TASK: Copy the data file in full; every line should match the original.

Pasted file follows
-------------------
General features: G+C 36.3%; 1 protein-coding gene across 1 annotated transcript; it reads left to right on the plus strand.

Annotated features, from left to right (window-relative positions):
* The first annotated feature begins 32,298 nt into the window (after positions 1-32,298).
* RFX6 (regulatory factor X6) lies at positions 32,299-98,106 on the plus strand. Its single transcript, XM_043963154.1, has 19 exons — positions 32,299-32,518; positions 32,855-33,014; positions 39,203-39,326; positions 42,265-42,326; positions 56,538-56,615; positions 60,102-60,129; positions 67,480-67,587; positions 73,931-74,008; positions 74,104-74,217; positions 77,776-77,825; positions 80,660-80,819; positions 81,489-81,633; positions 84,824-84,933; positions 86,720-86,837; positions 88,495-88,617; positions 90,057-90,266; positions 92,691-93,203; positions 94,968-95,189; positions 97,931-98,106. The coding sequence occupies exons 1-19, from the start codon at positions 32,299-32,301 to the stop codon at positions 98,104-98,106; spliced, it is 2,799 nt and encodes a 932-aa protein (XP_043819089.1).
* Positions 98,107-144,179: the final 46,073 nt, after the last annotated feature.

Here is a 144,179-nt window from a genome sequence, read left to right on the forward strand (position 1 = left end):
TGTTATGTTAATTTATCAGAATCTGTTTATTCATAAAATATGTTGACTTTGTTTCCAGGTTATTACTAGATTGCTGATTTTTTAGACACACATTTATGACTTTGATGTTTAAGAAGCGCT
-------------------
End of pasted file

General features: G+C 36.3%; 1 protein-coding gene across 1 annotated transcript; it reads left to right on the plus strand.

Annotated features, from left to right (window-relative positions):
* The first annotated feature begins 32,298 nt into the window (after positions 1-32,298).
* RFX6 (regulatory factor X6) lies at positions 32,299-98,106 on the plus strand. Its single transcript, XM_043963154.1, has 19 exons — positions 32,299-32,518; positions 32,855-33,014; positions 39,203-39,326; positions 42,265-42,326; positions 56,538-56,615; positions 60,102-60,129; positions 67,480-67,587; positions 73,931-74,008; positions 74,104-74,217; positions 77,776-77,825; positions 80,660-80,819; positions 81,489-81,633; positions 84,824-84,933; positions 86,720-86,837; positions 88,495-88,617; positions 90,057-90,266; positions 92,691-93,203; positions 94,968-95,189; positions 97,931-98,106. The coding sequence occupies exons 1-19, from the start codon at positions 32,299-32,301 to the stop codon at positions 98,104-98,106; spliced, it is 2,799 nt and encodes a 932-aa protein (XP_043819089.1).
* Positions 98,107-144,179: the final 46,073 nt, after the last annotated feature.

Here is a 144,179-nt window from a genome sequence, read left to right on the forward strand (position 1 = left end):
TGTTATGTTAATTTATCAGAATCTGTTTATTCATAAAATATGTTGACTTTGTTTCCAGGTTATTACTAGATTGCTGATTTTTTAGACACACATTTATGACTTTGATGTTTAAGAAGCGCT